In this charming new interview with British student Oscar Pearson — half, with Philip Chidell, of ChatLife and ChatPolitics — “Downton Abbey” creator Julian Fellowes talks about a number of subjects, from writing to “Downton” to theater (he’s not a fan) to conservative politics (he’s in the House of Lords).
Fellowes is a Catholic — though perhaps not a perfectly orthodox one, as I outlined previously over at CatholicVote (and he says in this interview he voted for same-sex “marriage”) — but that doesn’t actually come up, more’s the pity.
But, Pearson does ask him about the relative accuracy of historical dramas. Of particular interest to Catholics is the six-hour “Wolf Hall,” premiering April 5 — Easter Sunday — on PBS’ “Masterpiece Classic.”
Adapted from two novels by British author Hilary Mantel, “Wolf Hall” and “Bringing Up the Bodies,” it stars Mark Rylance as Thomas Cromwell, a blacksmith’s son who raised to become the right-hand man of Henry VIII (Damian Lewis).
Cromwell also presided over the seizure, looting and sometimes destruction of Britain’s Catholic monasteries, the wealth of which wound up in Henry’s pockets. For this, he was well-rewarded, first with the Order of the Garter and later with a title.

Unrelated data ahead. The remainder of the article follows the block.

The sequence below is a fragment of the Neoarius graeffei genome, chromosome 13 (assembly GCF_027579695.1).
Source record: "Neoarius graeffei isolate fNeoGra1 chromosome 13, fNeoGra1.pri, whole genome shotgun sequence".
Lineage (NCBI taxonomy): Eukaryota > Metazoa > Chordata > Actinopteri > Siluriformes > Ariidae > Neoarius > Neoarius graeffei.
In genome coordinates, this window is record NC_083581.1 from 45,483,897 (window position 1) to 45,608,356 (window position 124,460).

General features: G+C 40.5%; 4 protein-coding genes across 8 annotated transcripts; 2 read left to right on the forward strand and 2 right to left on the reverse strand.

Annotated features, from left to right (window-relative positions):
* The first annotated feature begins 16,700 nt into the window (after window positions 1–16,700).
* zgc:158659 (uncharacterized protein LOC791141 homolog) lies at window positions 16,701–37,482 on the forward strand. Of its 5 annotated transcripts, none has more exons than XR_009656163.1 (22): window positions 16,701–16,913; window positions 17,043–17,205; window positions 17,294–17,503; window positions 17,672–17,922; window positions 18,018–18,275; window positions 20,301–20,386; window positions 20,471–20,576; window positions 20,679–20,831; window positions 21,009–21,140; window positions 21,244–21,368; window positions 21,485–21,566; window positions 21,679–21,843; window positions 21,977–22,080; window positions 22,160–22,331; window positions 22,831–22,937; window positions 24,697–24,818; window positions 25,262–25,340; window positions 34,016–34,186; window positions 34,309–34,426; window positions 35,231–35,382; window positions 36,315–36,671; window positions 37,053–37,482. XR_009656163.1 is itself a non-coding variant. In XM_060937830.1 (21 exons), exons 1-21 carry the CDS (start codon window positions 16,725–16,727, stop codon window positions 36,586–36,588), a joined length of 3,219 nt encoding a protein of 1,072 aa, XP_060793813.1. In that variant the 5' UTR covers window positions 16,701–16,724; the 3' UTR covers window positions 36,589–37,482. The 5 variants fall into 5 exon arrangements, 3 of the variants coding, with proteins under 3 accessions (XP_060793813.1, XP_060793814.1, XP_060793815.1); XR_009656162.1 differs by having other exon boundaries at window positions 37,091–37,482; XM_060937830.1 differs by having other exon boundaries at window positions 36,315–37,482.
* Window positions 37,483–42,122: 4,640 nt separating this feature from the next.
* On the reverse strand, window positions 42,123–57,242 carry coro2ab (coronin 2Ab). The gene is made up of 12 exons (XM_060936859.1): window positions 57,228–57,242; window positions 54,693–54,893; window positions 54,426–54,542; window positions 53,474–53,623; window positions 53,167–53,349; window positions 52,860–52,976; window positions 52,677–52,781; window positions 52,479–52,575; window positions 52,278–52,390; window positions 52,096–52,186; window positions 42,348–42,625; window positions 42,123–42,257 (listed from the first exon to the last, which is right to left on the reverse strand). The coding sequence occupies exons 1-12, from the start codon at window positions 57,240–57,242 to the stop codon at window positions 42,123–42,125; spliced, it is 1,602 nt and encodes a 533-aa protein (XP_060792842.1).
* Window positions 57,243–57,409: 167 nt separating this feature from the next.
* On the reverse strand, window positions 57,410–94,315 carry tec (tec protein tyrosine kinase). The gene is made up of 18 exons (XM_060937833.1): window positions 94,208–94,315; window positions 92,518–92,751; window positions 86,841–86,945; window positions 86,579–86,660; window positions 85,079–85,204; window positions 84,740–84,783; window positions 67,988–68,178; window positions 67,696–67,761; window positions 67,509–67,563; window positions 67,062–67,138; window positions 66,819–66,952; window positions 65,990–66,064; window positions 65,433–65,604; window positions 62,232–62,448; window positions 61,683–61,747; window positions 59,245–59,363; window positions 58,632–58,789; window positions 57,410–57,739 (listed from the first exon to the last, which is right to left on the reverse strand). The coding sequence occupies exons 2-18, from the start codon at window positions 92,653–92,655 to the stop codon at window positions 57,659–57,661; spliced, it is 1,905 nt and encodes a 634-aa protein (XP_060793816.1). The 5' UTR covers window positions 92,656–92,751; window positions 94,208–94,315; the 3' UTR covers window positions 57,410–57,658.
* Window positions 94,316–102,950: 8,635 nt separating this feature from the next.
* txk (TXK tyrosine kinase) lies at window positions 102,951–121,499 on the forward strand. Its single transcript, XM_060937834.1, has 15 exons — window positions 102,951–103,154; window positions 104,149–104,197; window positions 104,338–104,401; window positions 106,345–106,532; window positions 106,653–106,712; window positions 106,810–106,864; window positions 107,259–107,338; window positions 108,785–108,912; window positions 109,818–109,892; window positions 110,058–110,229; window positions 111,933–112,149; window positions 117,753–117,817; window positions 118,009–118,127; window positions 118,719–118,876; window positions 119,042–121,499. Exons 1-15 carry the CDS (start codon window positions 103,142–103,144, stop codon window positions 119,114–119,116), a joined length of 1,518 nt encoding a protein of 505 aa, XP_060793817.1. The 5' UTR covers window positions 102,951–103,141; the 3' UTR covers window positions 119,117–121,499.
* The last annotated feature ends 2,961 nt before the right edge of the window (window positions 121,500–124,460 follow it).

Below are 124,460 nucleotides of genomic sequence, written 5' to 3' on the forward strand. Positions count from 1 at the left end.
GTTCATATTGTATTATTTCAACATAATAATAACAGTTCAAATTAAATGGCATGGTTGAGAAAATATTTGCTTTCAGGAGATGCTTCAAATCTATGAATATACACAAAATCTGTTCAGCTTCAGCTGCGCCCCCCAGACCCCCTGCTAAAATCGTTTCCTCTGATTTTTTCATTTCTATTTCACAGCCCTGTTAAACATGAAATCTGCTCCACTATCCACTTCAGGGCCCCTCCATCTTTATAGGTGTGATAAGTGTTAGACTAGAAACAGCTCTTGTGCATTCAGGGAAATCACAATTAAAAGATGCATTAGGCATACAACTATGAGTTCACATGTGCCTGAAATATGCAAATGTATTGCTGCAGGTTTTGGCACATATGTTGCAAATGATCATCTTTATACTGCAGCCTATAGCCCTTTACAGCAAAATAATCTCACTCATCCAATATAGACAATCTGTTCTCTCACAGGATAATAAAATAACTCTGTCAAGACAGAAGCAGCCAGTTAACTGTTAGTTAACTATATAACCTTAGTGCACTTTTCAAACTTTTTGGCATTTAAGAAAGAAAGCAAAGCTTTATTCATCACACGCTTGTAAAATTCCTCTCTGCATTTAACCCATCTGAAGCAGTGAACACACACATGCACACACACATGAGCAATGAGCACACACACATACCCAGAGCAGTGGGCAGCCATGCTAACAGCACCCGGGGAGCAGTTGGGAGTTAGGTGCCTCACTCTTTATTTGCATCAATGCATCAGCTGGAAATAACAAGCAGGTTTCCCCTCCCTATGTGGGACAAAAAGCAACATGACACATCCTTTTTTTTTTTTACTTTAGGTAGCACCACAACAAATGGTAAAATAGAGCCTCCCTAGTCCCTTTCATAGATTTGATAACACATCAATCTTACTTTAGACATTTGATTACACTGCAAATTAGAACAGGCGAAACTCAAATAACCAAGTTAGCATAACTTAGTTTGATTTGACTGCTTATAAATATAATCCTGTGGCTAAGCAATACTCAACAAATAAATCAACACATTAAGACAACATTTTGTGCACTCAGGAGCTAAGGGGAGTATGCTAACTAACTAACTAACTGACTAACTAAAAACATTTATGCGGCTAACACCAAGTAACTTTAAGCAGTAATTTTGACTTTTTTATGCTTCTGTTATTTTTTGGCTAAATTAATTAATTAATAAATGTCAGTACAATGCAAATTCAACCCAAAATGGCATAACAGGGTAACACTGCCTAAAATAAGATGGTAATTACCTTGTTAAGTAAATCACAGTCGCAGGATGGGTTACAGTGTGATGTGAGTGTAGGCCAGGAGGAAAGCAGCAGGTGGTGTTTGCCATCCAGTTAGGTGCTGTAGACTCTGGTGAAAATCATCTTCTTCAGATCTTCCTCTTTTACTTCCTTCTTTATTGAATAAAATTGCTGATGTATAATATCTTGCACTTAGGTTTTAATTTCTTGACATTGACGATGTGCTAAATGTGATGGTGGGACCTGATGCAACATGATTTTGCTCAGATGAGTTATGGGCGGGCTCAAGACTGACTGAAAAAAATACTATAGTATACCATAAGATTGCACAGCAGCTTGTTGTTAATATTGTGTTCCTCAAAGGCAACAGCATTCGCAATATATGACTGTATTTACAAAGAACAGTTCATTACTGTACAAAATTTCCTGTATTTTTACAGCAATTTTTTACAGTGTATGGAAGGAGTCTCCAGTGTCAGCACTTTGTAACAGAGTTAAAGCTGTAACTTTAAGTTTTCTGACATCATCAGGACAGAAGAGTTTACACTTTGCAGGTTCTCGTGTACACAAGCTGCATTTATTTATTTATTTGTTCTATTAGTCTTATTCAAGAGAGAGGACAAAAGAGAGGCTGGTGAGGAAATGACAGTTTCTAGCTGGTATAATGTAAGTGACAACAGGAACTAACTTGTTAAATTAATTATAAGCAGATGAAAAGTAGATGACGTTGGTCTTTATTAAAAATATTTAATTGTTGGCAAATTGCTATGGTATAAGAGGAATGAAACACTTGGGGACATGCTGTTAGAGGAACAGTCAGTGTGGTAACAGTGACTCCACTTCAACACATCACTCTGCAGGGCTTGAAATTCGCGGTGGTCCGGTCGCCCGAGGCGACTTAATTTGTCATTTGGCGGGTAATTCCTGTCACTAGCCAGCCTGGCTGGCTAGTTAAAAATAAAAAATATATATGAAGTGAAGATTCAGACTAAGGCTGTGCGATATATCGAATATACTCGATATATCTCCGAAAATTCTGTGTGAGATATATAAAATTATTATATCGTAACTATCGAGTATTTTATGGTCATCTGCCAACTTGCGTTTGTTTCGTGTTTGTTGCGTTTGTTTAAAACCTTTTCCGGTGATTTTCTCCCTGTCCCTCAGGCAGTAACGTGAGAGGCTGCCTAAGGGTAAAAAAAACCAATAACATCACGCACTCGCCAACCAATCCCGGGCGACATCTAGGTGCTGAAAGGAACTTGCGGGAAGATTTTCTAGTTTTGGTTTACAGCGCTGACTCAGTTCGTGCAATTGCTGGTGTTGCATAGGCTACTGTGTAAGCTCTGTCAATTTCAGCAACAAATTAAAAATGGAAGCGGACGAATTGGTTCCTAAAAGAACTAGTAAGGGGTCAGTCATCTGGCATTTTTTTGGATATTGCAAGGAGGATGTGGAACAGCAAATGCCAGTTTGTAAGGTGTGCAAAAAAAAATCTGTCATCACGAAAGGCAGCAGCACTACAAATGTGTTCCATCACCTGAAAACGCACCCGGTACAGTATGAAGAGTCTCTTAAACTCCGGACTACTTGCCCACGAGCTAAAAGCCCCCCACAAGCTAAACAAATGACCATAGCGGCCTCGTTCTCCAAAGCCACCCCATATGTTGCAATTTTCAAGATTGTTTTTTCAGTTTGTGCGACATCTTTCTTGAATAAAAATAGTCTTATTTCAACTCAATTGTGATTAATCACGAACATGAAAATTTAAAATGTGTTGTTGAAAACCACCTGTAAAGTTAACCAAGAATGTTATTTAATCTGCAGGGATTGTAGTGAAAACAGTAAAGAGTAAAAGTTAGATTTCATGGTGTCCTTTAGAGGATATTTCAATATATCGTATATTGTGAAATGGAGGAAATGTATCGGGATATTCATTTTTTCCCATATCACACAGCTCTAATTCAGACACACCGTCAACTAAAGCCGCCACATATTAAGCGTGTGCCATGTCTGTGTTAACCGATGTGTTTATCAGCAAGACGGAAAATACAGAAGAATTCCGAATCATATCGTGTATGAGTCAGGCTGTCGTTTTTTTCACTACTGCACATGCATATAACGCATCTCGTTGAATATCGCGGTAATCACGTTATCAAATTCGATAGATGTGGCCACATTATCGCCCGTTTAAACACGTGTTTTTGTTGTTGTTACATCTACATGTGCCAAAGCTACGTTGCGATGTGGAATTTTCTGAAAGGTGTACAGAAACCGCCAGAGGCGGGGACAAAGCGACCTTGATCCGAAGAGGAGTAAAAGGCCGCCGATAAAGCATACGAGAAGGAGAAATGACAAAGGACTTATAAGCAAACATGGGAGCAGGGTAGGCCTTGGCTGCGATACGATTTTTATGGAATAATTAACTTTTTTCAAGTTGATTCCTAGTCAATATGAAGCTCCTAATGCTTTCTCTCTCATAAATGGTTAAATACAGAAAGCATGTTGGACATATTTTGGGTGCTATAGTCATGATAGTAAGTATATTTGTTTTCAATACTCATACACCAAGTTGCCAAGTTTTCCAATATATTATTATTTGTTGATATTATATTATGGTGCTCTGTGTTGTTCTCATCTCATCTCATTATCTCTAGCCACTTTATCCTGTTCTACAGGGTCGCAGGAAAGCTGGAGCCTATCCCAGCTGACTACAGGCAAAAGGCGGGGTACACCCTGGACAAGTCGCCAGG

I haven’t yet seen advance screeners of “Wolf Hall,” but former Catholic Mantel told the U.K. Telegraph in 2012, “I’m one of nature’s Protestants. I should never have been brought up a Catholic. I think that nowadays the Catholic Church is not an institution for respectable people.”
She’s also been called on a number of historical inaccuracies in “Wolf Hall” — the least of which is probably that she insisted on straight, white teeth and clean clothes for Henry’s courtiers — but when Fellowes was asked about her, he paused for a very long time, and then said:
I don’t really want to answer that, because I don’t want to be critical of Hilary Mantel.
I hope he was sticking up for the Catholic cause there, but who knows? Here’s the whole thing:
Image: ChatLife Screenshot (YouTube)